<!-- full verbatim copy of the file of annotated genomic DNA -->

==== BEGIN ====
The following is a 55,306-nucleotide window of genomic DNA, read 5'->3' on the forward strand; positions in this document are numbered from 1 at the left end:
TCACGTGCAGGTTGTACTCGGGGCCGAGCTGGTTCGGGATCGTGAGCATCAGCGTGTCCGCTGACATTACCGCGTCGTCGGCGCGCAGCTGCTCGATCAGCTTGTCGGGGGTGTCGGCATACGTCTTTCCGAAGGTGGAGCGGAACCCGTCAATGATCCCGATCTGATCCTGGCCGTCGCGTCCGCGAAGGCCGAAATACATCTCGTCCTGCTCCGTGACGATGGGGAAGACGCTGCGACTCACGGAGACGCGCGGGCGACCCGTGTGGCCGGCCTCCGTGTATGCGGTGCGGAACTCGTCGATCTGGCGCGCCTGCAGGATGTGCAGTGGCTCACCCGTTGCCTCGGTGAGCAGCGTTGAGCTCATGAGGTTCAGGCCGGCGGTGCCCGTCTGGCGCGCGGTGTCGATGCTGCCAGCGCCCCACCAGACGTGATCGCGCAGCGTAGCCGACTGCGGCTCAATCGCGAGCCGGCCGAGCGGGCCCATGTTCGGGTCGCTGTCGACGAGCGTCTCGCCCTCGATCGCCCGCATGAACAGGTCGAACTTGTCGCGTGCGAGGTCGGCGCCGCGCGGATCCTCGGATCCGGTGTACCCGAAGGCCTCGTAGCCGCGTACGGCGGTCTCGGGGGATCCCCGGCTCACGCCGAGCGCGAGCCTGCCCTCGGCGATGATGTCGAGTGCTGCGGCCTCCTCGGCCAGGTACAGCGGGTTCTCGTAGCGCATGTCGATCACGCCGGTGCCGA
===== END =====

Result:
The following is a 55,306-nucleotide window of genomic DNA, read 5'->3' on the forward strand; positions in this document are numbered from 1 at the left end:
TCACGTGCAGGTTGTACTCGGGGCCGAGCTGGTTCGGGATCGTGAGCATCAGCGTGTCCGCTGACATTACCGCGTCGTCGGCGCGCAGCTGCTCGATCAGCTTGTCGGGGGTGTCGGCATACGTCTTTCCGAAGGTGGAGCGGAACCCGTCAATGATCCCGATCTGATCCTGGCCGTCGCGTCCGCGAAGGCCGAAATACATCTCGTCCTGCTCCGTGACGATGGGGAAGACGCTGCGACTCACGGAGACGCGCGGGCGACCCGTGTGGCCGGCCTCCGTGTATGCGGTGCGGAACTCGTCGATCTGGCGCGCCTGCAGGATGTGCAGTGGCTCACCCGTTGCCTCGGTGAGCAGCGTTGAGCTCATGAGGTTCAGGCCGGCGGTGCCCGTCTGGCGCGCGGTGTCGATGCTGCCAGCGCCCCACCAGACGTGATCGCGCAGCGTAGCCGACTGCGGCTCAATCGCGAGCCGGCCGAGCGGGCCCATGTTCGGGTCGCTGTCGACGAGCGTCTCGCCCTCGATCGCCCGCATGAACAGGTCGAACTTGTCGCGTGCGAGGTCGGCGCCGCGCGGATCCTCGGATCCGGTGTACCCGAAGGCCTCGTAGCCGCGTACGGCGGTCTCGGGGGATCCCCGGCTCACGCCGAGCGCGAGCCTGCCCTCGGCGATGATGTCGAGTGCTGCGGCCTCCTCGGCCAGGTACAGCGGGTTCTCGTAGCGCATGTCGATCACGCCGGTGCCGA